A study produced for the Learning and Skills Development Agency says more research should focus on how Scotland, Wales, Northern Ireland and England can help each other.
The authors, Delma Byrne and David Raffe, from the University of Edinburgh, said that trying to learn from foreign countries may be hampered by the differences.
"Specific institutions, policies and practices do not transfer well from one country to another," they wrote. "Contextual differences in the education and training systems and their social, economic and cultural environments mean that any given policy will work differently in the country to which it is transplanted."
But the differences between the four countries of the UK are much smaller, so sharing ideas should be easier and more effective.
They said: "While simple policy borrowing may still not be appropriate, the process of policy learning from home international comparisons may be more direct than in the case of other cross-national comparisons."
It was particularly common in England to ignore developments in the home nations in favour of ideas from abroad, they said.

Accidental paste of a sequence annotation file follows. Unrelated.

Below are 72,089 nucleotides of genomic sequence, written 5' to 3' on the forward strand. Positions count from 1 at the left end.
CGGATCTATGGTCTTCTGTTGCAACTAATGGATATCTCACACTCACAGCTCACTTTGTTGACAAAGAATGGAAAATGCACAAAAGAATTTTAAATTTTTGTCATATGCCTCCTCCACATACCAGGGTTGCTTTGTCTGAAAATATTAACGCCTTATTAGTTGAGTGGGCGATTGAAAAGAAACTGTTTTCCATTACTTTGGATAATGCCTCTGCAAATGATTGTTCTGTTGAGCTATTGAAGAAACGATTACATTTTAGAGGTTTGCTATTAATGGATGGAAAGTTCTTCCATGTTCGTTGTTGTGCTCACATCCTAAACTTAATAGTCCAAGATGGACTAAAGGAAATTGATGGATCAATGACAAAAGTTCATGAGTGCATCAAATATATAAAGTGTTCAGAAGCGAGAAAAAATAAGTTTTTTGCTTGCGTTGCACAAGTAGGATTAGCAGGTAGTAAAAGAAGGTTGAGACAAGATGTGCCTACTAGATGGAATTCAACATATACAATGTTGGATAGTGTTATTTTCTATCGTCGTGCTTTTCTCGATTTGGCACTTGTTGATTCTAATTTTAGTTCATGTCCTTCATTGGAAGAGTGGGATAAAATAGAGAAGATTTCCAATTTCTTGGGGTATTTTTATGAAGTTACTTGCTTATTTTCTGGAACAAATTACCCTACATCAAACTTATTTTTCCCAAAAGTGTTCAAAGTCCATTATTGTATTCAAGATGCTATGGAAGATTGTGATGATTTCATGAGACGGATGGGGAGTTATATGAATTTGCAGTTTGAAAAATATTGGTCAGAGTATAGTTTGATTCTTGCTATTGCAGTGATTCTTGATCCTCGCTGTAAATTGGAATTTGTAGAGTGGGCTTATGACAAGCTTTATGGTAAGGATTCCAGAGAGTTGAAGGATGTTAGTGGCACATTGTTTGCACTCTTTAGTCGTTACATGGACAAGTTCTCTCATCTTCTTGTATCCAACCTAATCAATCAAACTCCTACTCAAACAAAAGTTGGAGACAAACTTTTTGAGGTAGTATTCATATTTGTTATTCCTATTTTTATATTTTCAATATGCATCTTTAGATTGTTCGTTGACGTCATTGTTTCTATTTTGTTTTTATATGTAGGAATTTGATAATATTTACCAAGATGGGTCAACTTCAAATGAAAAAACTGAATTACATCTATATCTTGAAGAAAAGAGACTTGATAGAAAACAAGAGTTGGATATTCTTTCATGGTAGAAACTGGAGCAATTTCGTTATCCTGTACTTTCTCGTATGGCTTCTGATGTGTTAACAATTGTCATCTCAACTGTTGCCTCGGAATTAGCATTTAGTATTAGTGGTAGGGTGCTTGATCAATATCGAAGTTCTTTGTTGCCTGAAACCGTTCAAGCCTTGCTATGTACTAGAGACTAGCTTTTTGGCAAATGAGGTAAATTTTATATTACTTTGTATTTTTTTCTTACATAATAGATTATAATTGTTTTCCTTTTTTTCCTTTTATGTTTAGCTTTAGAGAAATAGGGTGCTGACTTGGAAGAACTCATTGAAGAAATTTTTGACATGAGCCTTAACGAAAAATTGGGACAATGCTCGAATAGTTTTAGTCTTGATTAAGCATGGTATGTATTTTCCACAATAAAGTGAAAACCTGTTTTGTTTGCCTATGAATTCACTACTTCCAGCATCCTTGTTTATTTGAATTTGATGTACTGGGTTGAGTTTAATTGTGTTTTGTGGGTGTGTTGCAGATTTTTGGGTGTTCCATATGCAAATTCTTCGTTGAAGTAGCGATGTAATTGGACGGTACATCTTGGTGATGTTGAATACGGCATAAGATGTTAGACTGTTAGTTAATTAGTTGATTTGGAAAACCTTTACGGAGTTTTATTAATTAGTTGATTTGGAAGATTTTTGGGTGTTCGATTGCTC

The report is based on a review of further education literature and interviews with 25 people involved in policy-making, academia or international organisations. It calls for a programme of research into the ideas and practices of the four countries of the UK.
The report challenges the Government's emphasis on drawing on ideas from abroad, outlined in its international strategy, Putting the World into World-Class Education.
But a DfES spokesman denied they were overlooking good ideas at home and said colleges were encouraged to look near and far for inspiration.
Jo Clough, international policy manager at the Association of Colleges, said international links were not only a source of good ideas, but also paid for themselves in the recruitment of overseas students. "We did have some stories of junkets in the way and distant past, but ... there's no evidence of that now," she said.
Establishing a UK 'Home International' comparative research programme for post-compulsory learning is available from www.lsda.org.ukpubs